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post #10 of (permalink) Old 09-14-2007, 07:22 PM Thread Starter
B&C 100 Class
Join Date: Jul 2007
Posts: 59

A GPS is a great navigation tool. Among others things it can tell where you are on hearth which was the main concern for earlier navigators of the Spanish and Portuguese navies, until reliable navigation tools such as the sextant were invented.
Land navigation and exploration was also the province of the sextant; it was used in the jungles with an artificial horizon (a separate glass case containing mercury), and the star to drop down was the sun, as the readings were taken during the day as tree canopy made night reading almost impossible.

Today a small gadget called GPS can do the same for us in only a few minutes. The tool can give us our position on a map using Latitude and Longitude, UTM, military grid, or user grid.
It can do this during the day or night, with clouds or storm, best of all the GPS can fit even in a small pocket, the new units are more accurate than ever and can pin point your position with an accuracy of a few feet.
This position can be plot in a topographic map if you have a latitude/longitude ruler or even eyeballed, if the map is provided with a UTM grid or military grid.

Most new topographic maps now are provided with an UTM grid (Universal transverse Mercator) which is based on the metric system. In this system the latitude is measured in meters north or south of the Equator, and the longitude from meters from the center of a zone, of course the names change and the longitude is called Eastings and the latitude Northings.

In our map you can see an X named start and another X named finish. The place marked finish is where we left the quads on the side of the trail to climb up to Blenheim Hill early that morning. The purpose was to check the creek for trout and scout the area adjacent to the top of the hill.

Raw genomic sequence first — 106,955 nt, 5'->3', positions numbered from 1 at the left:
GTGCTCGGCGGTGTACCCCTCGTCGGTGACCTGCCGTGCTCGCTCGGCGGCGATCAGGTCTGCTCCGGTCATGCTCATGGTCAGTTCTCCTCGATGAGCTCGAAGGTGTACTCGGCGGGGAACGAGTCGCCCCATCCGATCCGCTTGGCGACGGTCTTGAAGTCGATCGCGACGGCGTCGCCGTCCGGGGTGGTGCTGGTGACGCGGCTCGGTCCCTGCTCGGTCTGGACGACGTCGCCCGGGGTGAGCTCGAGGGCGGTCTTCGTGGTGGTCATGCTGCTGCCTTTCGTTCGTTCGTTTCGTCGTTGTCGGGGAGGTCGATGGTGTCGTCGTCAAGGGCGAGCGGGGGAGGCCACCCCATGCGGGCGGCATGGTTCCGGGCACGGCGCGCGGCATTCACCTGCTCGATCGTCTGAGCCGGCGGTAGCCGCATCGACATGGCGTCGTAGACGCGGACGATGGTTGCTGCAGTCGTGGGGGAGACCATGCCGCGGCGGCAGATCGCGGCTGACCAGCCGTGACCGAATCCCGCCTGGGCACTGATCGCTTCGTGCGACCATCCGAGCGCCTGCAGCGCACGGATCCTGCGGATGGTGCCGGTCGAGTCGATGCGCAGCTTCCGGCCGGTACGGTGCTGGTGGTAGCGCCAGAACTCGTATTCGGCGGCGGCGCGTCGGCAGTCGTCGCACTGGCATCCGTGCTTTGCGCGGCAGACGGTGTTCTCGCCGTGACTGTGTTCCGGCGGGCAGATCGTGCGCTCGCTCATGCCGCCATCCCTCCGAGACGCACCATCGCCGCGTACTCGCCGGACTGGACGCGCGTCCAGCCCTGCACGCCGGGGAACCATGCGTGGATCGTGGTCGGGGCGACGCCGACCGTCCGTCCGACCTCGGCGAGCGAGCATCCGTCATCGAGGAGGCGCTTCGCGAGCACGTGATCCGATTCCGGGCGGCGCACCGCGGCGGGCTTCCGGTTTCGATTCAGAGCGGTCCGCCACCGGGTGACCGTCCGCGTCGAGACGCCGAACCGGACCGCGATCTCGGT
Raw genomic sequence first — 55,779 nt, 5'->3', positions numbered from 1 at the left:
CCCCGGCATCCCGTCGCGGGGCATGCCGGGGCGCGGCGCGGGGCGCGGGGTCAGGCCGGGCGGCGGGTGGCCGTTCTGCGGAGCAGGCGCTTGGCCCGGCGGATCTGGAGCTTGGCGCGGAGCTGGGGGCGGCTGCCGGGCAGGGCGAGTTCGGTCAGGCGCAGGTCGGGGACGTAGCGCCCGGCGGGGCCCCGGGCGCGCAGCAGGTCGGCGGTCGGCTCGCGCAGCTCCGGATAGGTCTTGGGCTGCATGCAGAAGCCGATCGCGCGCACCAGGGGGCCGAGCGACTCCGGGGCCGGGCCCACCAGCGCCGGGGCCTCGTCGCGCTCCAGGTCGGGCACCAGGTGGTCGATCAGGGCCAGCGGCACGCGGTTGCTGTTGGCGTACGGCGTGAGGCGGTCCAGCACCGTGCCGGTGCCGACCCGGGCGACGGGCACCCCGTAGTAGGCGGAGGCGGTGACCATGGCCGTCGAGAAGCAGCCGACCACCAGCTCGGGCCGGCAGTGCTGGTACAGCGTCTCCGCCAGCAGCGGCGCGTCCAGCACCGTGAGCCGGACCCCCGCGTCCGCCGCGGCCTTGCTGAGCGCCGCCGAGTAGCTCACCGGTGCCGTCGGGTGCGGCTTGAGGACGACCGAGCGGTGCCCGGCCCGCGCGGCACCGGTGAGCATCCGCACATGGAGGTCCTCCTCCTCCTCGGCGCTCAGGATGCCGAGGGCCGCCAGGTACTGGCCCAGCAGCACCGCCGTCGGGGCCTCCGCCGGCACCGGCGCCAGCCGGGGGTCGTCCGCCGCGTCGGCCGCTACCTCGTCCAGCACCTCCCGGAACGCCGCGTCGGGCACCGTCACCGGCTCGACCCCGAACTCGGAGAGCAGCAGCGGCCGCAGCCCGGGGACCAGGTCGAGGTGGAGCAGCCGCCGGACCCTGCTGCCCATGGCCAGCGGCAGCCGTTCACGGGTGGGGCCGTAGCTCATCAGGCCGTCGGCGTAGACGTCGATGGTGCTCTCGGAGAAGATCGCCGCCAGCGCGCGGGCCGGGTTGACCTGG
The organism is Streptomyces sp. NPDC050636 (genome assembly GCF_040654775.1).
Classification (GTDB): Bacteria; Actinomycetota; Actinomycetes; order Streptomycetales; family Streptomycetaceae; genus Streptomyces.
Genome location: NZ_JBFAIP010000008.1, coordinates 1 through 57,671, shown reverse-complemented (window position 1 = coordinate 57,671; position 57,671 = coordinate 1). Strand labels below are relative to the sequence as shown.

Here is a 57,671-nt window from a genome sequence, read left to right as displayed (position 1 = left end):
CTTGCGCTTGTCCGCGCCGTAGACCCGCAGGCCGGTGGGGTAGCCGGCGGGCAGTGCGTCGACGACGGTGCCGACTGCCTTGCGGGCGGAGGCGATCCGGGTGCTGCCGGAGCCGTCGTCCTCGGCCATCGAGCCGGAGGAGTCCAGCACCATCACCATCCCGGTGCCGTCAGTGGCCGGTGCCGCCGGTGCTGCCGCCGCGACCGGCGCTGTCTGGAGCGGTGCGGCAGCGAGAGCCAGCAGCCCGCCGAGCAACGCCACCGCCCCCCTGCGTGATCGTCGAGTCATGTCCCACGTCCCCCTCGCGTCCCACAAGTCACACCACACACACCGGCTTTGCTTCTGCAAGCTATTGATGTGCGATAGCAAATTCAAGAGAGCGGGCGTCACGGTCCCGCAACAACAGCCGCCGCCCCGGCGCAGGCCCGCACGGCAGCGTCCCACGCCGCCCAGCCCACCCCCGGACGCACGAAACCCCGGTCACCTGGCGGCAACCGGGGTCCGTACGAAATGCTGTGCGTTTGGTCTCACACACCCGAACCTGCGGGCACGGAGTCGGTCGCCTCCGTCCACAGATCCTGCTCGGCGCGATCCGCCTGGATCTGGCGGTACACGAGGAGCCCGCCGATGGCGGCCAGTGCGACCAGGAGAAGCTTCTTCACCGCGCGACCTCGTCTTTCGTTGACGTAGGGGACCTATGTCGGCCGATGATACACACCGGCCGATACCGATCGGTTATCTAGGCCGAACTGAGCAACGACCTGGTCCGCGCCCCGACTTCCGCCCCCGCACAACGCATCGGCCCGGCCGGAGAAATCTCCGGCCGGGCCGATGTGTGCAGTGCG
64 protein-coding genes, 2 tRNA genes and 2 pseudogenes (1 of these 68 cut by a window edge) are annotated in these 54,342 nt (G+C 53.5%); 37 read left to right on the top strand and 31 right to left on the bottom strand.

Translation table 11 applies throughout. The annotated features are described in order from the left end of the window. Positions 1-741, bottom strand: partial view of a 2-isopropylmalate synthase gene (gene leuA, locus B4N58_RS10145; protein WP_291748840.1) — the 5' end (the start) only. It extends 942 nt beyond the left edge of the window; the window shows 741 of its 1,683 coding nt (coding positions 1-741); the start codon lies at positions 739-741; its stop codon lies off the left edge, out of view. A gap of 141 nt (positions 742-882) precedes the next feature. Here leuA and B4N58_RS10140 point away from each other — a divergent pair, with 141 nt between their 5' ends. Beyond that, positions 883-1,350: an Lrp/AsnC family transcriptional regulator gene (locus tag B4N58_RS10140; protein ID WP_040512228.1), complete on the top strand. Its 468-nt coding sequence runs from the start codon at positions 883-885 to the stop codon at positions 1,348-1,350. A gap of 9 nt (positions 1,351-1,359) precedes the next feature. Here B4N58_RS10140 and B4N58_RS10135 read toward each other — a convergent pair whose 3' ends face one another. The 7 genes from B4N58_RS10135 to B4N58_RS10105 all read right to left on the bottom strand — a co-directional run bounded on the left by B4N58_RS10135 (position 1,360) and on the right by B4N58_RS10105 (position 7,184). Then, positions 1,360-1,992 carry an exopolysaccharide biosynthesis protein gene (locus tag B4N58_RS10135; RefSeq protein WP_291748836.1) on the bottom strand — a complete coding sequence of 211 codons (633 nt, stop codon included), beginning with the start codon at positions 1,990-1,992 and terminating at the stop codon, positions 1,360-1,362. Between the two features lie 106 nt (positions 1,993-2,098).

The reading on the GPS for the place where we left the quads, was 4.700.200 meters North (you use the margin of the map scale) and 541,100 meters East from zone 18 (you use the scale in the top of the map). The first two numbers are the Zone and do not count as meters.
As we had spent two days using the GPS on others locations the gadget was getting very low on battery juice, so we decided to navigate by compass and save the batteries to take readings of the position of interesting places only.

By the end of the day and very tired we found ourselves near the unimproved road that lead to the road next to the cemetery. A reading of our position with the GPS using the UTM system indicated that we were 4,700.000 meters north of the Equator and 539,400 meters east of the zone 18, (see how easy is to count meters in the 1,000 squares with the tickís marks in the margin of the map counting for 100 meters each).

Tracing a line from start to finish and measuring the degrees with the compass (used as a protractor and disregarding the magnetic needle) gave us a direction to go 80 degrees and 1700 meters for distance, (but the GPS already told us that).
The trek was on okay -terrain slopping downhill and we had to be careful with our footing only in the last 350 meters downhill to the quads.

The other option was to take the road going to the one near the cemetery (1300 meters) walk on that road passing by the ruins of the School until the next trail left (1900 meters) and walk uphill about 1,000 meter to the quads, a total of 4,200 meters.

In a heavy forest with no landmarks and not elevation to take triangulations readings with a compass, it is impossible to know where you are, the GPS can give you your exact position day or night and you can plot that position in the map using the Universal Transverse Mercator grid.

You can do that also with the Longitude and Latitude, but you have to prepare your map (with a different grid) and have a latitude and longitude ruler to measure your position. As GPSís are easily adjusted for the UTM grid, it is the most convenient and easiest to use of all the grids.

In this explanation we have used the three tools to complement each other, the map, GPS and compass, and demonstrated that finding a road at the end of the day, it is not the shortest route for traveling to your destination; it also demonstrated that you donít have to be glued to your GPS (as I see many people in the woods doing) to get your money worth out of the gadget.
Best wishes


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